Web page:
An intelligent animal can manage, I believe, as you said (as we do, when multiple kids are born) - but it would be a real and nontrivial effort and require a great deal of support from others. And those others would likely have their own to tend, as this is a normal and not extraordinary circumstance, limiting the amount of assistance each could reasonably expect to get. Also, time may be somewhat less important for having safe and organized villages as opposed to being vulnerable and alone, but it is still quite important - especially since more time per litter would be needed generally for childcare, and more calories would be needed to produce milk (thus more time to forage, prepare food, eat, rest, etc).

It is possible to balance out the feedings so each gets their fair share, but it is a great deal of work - and it is equally possible to miscalculate, to under-nourish one or more of the litter and those so neglected will be much less likely to survive. I would expect that such balancing would be much, much harder further back in evolutionary history - with the effect that either those with smaller litters would out-compete those with more, as their kids are healthier, or else more breasts would evolve.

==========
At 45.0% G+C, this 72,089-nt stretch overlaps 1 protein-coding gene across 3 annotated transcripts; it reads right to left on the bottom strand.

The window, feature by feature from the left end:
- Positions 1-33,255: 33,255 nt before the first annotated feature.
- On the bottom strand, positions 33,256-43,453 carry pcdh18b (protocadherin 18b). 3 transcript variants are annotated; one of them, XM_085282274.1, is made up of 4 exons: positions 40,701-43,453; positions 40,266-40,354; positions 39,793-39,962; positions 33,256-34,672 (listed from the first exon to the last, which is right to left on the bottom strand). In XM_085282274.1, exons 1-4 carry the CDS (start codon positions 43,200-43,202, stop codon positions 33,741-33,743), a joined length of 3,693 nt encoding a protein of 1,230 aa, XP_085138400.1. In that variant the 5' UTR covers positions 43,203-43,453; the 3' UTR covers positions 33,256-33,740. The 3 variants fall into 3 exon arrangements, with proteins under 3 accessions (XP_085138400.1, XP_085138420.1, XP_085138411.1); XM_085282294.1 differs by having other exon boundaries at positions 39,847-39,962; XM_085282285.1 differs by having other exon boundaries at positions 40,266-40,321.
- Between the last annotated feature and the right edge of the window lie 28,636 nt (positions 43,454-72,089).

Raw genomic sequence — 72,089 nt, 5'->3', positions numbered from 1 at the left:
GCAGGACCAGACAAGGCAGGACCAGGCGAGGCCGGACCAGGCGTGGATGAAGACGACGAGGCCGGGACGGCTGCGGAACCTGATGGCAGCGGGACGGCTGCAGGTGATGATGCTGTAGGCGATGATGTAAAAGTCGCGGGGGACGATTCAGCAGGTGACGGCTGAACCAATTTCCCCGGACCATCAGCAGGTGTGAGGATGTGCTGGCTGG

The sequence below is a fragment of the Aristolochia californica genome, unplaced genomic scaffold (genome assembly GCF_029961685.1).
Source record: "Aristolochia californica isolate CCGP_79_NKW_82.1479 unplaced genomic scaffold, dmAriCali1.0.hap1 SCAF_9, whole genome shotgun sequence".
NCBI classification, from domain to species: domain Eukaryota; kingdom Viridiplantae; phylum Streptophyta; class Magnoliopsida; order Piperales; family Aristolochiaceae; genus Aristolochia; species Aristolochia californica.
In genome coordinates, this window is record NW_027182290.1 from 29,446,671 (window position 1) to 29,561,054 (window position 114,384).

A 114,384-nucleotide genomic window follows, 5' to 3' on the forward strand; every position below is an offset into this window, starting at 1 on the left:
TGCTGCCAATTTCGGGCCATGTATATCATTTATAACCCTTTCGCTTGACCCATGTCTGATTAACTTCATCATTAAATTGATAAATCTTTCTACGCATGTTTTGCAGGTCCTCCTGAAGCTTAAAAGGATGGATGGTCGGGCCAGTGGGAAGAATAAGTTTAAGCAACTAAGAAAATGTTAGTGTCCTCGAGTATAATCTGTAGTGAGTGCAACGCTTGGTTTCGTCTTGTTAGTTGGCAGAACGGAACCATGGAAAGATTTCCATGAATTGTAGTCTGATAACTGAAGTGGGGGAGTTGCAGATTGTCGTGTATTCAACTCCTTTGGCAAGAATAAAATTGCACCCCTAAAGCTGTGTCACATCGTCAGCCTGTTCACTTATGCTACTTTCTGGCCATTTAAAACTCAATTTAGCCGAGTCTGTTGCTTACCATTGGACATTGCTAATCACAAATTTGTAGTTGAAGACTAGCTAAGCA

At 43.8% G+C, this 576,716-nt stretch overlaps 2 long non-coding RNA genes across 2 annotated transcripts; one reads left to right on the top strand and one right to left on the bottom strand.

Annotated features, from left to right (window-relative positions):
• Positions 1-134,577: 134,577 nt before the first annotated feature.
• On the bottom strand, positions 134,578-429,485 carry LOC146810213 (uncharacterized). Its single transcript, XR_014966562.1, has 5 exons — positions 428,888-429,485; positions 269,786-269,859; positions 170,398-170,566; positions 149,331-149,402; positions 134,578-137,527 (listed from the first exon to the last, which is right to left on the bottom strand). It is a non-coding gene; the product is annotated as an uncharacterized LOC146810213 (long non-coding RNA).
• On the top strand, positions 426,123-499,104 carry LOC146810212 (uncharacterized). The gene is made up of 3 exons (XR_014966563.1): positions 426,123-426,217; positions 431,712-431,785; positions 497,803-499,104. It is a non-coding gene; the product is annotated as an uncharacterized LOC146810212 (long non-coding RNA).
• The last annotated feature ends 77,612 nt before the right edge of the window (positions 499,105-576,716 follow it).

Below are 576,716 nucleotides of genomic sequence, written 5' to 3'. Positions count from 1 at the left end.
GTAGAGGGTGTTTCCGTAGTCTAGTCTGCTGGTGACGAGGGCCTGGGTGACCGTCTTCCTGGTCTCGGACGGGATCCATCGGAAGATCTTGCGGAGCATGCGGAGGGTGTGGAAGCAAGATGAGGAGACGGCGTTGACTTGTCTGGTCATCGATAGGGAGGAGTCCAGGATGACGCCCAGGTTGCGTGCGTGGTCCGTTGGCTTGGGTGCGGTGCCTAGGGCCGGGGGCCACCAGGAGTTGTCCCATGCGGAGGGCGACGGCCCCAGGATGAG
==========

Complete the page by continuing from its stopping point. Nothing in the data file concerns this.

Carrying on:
A third nipple is a possible mutation already, if it gave a concrete advantage I would expect it to spread broadly and possibly eventually a mutation of a fourth nipple may appear, or more, until the number meets or exceeds expected children per litter (to ensure each has a chance at equal nourishment). And each breast may be smaller, or some or all of them may be dormant, flat and not engorged, when not actively breastfeeding a litter. This happens in other animals, so it seems a likely solution if extra breasts would negatively impact the center of balance.

  • $\begingroup$ Indeed, one or more supernumerary nipples occasionally do grow with such development as to require excision, in humans and other animals. $\endgroup$ – can-ned_food Aug 2 '17 at 6:31